Admit it, even smart kids need help studying

Special Section: Education / Getting Smarter

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It used to be that avoiding study distractions was as easy as finding a quiet corner of the library and hunkering down.

But in the wireless age, that's no longer a guarantee. Even a student so conscientious that he hides from friends won't necessarily escape the unending blitz of text messages, blinking e-mail alerts or his or her own urge to keep up with Facebook.

In fact, one Carnegie Mellon University undergraduate was so haunted by temptation he approached the campus study center in the basement of Cyert Hall with an unusual request: Take my computer away, please.

"He gave me his laptop to keep for him because it was so distracting," said Linda Hooper, director of academic development. "I kept it in my office for him, locked, mostly on the weekends. He would come in and use it when he needed to."

That's not a solution many would choose. But it does show the increasing number of obstacles that a college student faces when trying to build a study regimen that can be the difference between getting a degree and dropping out.

And it explains why Ms. Hooper suggests what some might consider heresy. When the course work starts to get heavy, she tells students, "Take the instant messaging off the computer. Turn off Facebook."

Social networking has exacerbated what was already a difficult challenge.

In fact, some of the best advice about good study habits hasn't changed in generations. Along with managing time wisely, say staff at campus centers that help students survive academically, a critical early move is getting to know professors well enough that asking questions and seeking extra help outside class are not intimidating.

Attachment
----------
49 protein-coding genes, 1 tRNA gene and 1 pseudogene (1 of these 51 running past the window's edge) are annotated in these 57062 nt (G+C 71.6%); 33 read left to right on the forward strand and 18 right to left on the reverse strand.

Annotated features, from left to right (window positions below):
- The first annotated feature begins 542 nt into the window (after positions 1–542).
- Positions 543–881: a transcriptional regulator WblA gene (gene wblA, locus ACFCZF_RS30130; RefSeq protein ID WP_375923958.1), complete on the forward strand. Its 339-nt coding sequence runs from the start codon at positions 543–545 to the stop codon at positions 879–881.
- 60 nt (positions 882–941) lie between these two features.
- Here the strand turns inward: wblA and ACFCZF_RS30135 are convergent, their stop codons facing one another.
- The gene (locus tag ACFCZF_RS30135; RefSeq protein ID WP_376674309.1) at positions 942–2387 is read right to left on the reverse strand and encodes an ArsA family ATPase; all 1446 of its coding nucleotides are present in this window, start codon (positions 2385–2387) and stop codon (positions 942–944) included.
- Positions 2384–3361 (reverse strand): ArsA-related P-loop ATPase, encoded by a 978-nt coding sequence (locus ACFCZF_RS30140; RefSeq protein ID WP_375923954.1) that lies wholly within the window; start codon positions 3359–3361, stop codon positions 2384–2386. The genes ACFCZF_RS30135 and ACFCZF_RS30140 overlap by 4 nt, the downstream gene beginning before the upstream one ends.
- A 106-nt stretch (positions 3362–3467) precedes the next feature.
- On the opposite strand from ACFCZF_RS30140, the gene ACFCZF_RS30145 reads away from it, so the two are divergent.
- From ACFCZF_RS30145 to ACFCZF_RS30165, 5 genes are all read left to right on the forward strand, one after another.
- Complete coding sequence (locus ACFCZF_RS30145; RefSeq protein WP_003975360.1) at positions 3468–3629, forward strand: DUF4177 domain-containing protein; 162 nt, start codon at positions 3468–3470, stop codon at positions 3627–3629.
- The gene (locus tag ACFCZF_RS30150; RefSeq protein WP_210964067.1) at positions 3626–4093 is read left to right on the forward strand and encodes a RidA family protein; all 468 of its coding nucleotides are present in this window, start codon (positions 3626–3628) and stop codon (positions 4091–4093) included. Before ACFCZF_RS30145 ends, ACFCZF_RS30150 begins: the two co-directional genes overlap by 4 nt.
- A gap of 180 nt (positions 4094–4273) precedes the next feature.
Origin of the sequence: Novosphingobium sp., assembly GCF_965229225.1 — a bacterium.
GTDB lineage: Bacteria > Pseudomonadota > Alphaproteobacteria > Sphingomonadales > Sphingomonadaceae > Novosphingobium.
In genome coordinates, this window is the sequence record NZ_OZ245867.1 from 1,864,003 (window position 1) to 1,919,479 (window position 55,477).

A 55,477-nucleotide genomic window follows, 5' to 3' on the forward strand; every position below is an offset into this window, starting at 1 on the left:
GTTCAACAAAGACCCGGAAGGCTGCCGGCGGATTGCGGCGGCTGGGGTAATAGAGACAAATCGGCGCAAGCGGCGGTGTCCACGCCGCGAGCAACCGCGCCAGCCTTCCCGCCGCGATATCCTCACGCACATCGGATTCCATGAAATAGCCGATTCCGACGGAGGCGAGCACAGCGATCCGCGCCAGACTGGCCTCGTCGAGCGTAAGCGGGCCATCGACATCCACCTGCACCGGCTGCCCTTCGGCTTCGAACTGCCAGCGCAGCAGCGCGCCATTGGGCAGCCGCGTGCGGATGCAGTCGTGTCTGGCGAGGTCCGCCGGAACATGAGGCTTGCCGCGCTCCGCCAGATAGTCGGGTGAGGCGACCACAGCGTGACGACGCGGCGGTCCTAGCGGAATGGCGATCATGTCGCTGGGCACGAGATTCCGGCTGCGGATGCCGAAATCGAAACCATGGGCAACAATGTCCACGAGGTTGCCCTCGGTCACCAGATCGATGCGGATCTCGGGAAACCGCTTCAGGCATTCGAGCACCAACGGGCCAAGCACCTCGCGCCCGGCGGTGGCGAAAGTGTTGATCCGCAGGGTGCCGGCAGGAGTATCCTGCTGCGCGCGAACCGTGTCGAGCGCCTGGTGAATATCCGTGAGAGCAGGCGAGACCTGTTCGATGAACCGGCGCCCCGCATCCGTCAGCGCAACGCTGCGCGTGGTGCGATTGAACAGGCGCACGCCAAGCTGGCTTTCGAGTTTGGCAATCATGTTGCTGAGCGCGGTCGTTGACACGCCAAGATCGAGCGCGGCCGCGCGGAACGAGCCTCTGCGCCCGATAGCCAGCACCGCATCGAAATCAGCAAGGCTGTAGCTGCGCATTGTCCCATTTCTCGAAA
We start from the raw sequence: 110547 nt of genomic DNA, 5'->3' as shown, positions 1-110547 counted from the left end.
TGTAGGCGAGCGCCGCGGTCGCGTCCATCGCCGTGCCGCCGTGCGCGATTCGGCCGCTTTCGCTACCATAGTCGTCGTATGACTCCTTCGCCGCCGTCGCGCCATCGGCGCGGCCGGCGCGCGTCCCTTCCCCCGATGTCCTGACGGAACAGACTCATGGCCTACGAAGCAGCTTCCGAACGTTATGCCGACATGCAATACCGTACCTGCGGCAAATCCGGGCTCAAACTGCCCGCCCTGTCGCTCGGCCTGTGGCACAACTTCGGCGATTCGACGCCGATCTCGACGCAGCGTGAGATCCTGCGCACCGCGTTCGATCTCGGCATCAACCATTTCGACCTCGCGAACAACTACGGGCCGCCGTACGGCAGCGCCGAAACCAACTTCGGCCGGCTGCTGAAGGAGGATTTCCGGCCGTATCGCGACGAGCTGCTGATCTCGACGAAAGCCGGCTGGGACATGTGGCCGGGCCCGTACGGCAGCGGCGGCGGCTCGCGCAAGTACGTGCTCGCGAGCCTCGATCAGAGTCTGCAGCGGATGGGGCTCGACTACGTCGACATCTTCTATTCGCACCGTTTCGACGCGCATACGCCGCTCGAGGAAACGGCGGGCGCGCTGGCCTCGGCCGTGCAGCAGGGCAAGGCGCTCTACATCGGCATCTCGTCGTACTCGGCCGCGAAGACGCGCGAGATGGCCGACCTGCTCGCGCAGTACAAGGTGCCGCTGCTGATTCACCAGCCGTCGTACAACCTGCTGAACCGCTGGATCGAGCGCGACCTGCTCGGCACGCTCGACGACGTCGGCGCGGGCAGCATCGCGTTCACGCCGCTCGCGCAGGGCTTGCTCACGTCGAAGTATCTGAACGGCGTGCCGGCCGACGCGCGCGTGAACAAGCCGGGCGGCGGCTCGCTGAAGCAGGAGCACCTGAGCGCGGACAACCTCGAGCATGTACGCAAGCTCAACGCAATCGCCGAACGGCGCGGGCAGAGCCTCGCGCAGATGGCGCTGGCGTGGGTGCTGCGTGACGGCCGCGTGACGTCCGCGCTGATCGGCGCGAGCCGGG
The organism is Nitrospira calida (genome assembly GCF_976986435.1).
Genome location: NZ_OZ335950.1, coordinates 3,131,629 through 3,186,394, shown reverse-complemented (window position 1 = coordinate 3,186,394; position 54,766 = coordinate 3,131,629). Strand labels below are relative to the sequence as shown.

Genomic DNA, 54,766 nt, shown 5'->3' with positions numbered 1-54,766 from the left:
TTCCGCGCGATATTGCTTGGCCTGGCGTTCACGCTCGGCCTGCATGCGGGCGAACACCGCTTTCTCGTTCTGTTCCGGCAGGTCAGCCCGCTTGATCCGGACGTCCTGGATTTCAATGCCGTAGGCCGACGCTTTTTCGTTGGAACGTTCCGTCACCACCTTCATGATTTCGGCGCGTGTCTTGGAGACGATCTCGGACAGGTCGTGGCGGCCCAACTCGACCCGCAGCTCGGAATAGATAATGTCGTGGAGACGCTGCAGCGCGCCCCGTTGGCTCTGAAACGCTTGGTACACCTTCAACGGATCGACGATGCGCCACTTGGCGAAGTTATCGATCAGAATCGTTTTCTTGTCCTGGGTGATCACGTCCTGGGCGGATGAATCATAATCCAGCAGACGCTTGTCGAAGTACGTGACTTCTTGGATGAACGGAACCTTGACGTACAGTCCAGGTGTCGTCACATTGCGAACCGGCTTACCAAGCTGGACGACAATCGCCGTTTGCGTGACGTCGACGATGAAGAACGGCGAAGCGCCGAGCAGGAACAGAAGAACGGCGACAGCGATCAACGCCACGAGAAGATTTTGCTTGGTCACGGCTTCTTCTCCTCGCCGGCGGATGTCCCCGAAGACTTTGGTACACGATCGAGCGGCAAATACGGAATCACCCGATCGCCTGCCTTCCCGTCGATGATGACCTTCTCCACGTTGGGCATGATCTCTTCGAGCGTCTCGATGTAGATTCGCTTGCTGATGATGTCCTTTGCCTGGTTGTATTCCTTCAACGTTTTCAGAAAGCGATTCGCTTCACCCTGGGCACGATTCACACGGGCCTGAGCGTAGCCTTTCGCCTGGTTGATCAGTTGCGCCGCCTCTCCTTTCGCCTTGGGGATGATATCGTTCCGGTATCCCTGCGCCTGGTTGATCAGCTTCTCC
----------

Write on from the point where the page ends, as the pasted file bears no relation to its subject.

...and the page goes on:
Take advantage of campus resources like tutoring and supplemental instruction, Ms. Hooper said. Try to understand that asking for help is not a sign of weakness.

That's not always an easy concept to swallow on a highly competitive campus such as Carnegie Mellon, where three of every four freshmen graduated in the top 10 percent of their high school class.

"For some students, it's really hard to walk in and say, 'I need help,' because they've always done really well," Ms. Hooper said.

At Carlow University, Michelle Leibach, a nursing student and peer tutor, tells students she works with that they must be brutally honest with themselves about their learning strengths and weaknesses.

Study groups, for instance, are great for expanding an individual's knowledge. But if the student does not work effectively in that kind of situation, then perhaps an alternative method makes sense.

"Find out what your learning style is," said Ms. Leibach, a 19-year-old junior from Allentown. At the University of Pittsburgh, junior Sean Malloy, 20, a math, Spanish and music major, said his study method depends on the type of work. If the assignment involves simply filling in answers on a sheet, he's fine working on a sofa as he talks with his roommates.

But if it's a term paper, or something else requiring more involved thought, he's likely to go to a coffee shop just off campus, typically in the afternoons after class.

"I can take a table and spread myself out without as many distractions," he said. "I'm able to justify buying a cup of coffee by staying there for an hour."

Few would dispute that most students work harder once they get into college. But is the time they invest enough?

On average, students during their first year of college study about six more hours weekly than they did in high school, according to the National Survey of Student Engagement. Even so, that total is three hours less than what students expected they would invest, according to a related survey that polls beginning college students.